So I called, and Chris turned over 6-5.  He had friggin’ flopped the straight.  Seriously. That was now the second time this night that I had flopped a set against a flopped straight!  And by the way, the next day, in a tournament, I rivered a set and that same river card gave a guy a straight—I mentioned this bad set vs. straight run back here). Chris of course put me on a set and said he just didn’t want the board to pair.  Funny, that was exactly what I wanted.

Brent started laughing as I pissed and moaned.  He wasn’t laughing at my bad fortune, of course.  I think the show we had put on had amused him.  I also think he enjoyed seeing me act so out of character, knowing I don’t usually babble on or make jokes in that situation.

Just then the floorman came around to give Brent a fill.  And I said to him, “Can you please kick this guy out of the casino?”  He just laughed and said no, he couldn’t.  He knew me and had seen enough of the hand to realize I was kidding.  I insisted.  “Come on, kick this guy out.”  Both Chris and Brent were laughing.  So the floorman so, “OK, sir, you’re going to have to leave.”  That got Chris and Brent laughing even more.  But Chris remained.

Only a few minutes later, the waitress came by to drop off drinks.  I had ordered a drink her last time through, but not the time before that because I thought I was leaving at midnight.  So now, all my glass was bone dry and I was mighty thirsty.  And as she walked by now she stopped, looked at her tray and said to me, “I’m sorry, I forgot your diet coke.  I’ll be right back with it.”

Seriously?  Now I suppose somewhere in the universe there is a poker room where, when the waitress tells you she’s forgotten your drink and that she’ll right back with one, she actually means she’ll be right back with it, in a minute or two.  This wasn’t one of those poker rooms.  In this poker room, when a waitress tells you that, it means that she’ll back with your drink on her next round.

As she left, I even said, “But I’m not gonna be here when you get back,” which she apparently didn’t hear me.  But Brent heard it.  He started laughing again and said, “Oh boy, poor Rob is having a bad day, bad cards, didn’t get his drink….”

Now back down over $200 for the night, I made a fateful decision.  I would indeed hang around long enough to get that damn diet coke.  I wondered how much that was gonna cost me.

After awhile, I joked to Chris, “Buy yourself something pretty with that sixty bucks I just gave you.”  But he said, “No, I already lost it to seat 7.”  Damn.  So much for keeping the money in the blogger/twitter community.

I had finally gotten my drink and was playing my last orbit.  Really.  I had Jack-10 of clubs.  Before I could raise, the Crazian in seat 7 raised to $10 and I called.  It was heads up.

The flop was Jack-7-3, one club.  He bet $10.  I called.  The turn was a blank and he bet $10 again, I called The river was another blank, and he counted out $45.  I tanked.  There were no good draws that could have come in, but he could have had a Jack with a better kicker, or an overpair.  The Jack was top pair. But I had a strong feeling he didn’t have much. In fact, I felt pretty strongly about it, based on his play.  So I went ahead and called.  He showed Ace-King and I won my last pot of the night.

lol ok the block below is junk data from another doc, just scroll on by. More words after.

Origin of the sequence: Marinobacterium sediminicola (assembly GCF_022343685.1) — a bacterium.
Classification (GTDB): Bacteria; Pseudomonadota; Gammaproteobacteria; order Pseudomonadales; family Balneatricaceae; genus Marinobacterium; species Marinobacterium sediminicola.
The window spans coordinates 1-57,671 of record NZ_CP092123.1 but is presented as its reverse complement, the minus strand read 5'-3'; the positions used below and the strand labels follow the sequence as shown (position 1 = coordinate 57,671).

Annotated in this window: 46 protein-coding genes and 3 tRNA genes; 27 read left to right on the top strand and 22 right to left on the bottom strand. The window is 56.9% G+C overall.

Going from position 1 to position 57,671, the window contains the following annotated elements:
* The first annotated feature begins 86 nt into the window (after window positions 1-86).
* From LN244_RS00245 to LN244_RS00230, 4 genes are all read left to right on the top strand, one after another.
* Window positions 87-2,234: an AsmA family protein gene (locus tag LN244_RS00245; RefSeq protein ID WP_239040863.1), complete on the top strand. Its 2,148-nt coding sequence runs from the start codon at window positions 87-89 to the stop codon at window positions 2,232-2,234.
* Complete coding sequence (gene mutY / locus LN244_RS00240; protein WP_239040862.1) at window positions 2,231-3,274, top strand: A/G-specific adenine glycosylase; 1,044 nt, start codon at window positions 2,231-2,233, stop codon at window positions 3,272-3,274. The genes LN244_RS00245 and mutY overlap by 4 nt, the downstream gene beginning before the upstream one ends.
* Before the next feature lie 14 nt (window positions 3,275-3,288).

Sweet.  That money I had given to Chris?  He gave to this guy and I won it back.  That was really my money all along, just filtered through Chris.

Also….the fact that I didn’t get my diet coke when I should have played a role there too.  If the waitress hadn’t forgotten my drink, I wouldn’t have been around to get my money back.

It was still a losing session, but a small one, and I had some fun.  One thing tho, I gotta stop giving my money to my friends.  I won’t always be able to get it back.


10 comments:

  1. Thanks for posting that link from the imfamous Q-10 hand. I greatly enjoyed reading it again and reliving that wonderful moment. Of course, part of the reason for playing hands like Q-10sooted is the opportunity to CRUSH when the situation is right, u see. I believe you know what your mistake in the hand was, right?

    I will be happy to offer you some poker lessons when I get to Las Vegas at the end of May. First lesson is free, thanks to your generousity with your comps.

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    1. My mistake in the hand? Yeah, overestimating your game.

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  2. Better luck next time. Maybe you can call the hand "The Jinxed Jacks"

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    1. Not bad. Perhaps "The Jack Offs"?

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  3. hmmmmmmmmmmmm y tennis players??????? B+++++++ thou

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    1. You got something against female tennis players showing cleavage?

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  4. Why does it always seem that you whiff set-mining like 15 hands in a row. Then, when you finally hit, it's a wet board, so you play it fast and (a) get no value for the set; or (b) you're already beat on the flop? Fun game.

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    1. Yeah. And yet we keep playing it. We must be dumb as f***.

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  5. Don't make losing calls for the benefit of your blog readers - we aren't worth it...

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    1. No, no, no, Coach. I LOVE my readers. I would do anything for them.